During a public safety forum held in March in the Village of Great Neck, Nassau County Police Commissioner Patrick Ryder said the problem has evident in the Great Neck peninsula. In 21 of the 23 cases of stolen vehicles throughout the peninsula, he said, key fobs had been left in the cars and he urged residents to be more cautious when locking their vehicles for the night.

“It’s nearly impossible for us to catch them unless we catch them in the act,” Ryder said during the meeting. “They’re coming back here over and over again because we’re making it easy for them.”

Ryder said a majority of stolen cars that have been recovered are located in Newark. He also said car thieves will drive the car around, leave it somewhere and if nobody comes near the car and it is not impounded, then the car will be rented to another individual who uses it to commit other crimes.

Stealing cars that have garage door openers inside are also ways to attract repeat offenders, Ryder said, as criminals will sometimes rent the car but keep the garage door button to come in and burglarize an individual’s home.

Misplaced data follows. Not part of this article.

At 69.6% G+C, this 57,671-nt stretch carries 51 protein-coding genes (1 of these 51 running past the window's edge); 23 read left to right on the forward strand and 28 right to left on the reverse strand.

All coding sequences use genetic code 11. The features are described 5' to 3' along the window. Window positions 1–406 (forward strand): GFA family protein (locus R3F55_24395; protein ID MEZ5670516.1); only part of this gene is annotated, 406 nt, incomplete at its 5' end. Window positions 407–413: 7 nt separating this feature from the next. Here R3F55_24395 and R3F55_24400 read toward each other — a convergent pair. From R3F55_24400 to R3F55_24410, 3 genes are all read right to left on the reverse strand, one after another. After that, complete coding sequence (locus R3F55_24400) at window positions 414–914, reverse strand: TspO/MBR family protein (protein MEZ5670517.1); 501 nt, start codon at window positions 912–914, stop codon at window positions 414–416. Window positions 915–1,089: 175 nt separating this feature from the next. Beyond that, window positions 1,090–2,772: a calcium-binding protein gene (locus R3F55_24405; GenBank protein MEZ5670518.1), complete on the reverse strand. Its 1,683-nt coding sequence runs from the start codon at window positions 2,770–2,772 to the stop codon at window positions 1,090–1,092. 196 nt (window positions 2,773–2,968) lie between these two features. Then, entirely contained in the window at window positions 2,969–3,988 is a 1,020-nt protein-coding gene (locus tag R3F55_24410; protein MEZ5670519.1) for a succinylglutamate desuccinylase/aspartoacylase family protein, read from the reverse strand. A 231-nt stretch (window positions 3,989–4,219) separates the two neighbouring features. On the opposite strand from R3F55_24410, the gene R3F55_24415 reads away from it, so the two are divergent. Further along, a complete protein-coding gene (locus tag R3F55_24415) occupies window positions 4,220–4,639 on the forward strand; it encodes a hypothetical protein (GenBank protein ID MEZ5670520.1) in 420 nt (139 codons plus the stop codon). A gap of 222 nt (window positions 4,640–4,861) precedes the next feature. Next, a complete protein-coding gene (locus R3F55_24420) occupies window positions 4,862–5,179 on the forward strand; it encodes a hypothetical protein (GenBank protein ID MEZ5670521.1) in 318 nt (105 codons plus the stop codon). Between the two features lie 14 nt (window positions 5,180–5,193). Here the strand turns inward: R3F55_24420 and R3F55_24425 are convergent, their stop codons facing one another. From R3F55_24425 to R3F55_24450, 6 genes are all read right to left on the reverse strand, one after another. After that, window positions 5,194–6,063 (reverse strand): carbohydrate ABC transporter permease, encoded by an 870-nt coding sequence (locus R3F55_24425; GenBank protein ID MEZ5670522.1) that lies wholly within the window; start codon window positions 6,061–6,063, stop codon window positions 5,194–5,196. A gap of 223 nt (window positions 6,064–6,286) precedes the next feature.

Village of Great Neck Mayor Pedram Bral said that villages across Nassau County are working with County Executive Bruce Blakeman, who was also present at the meeting, and the Police Department to secure license plate readers so that any car that is reported stolen can be better tracked by law enforcement.

Other increases to the county’s major crimes this year included nearly 400 more grand larceny incidents, according to the statistics. During the first three months of 2021, a total of 592 grand larceny incidents occurred throughout Nassau County. That number rose by nearly 65% to 972 cases this year. The Third Precinct reported a 78% increase of grand larceny incidents with 296 this year, while the Sixth Precinct reported a nearly 90% increase of grand larceny incidents with 113 in 2022.

During the first three months of 2022, Nassau County saw a 55% increase in all robberies, a 45% increase in all burglaries and a 34% increase in assault felony incidents, according to the statistics.

The Third Precinct reported 12 residential burglaries this year, compared to 12 last year, while the Sixth Precinct reported 20 residential burglaries this year, 12 more than last year, according to the statistics.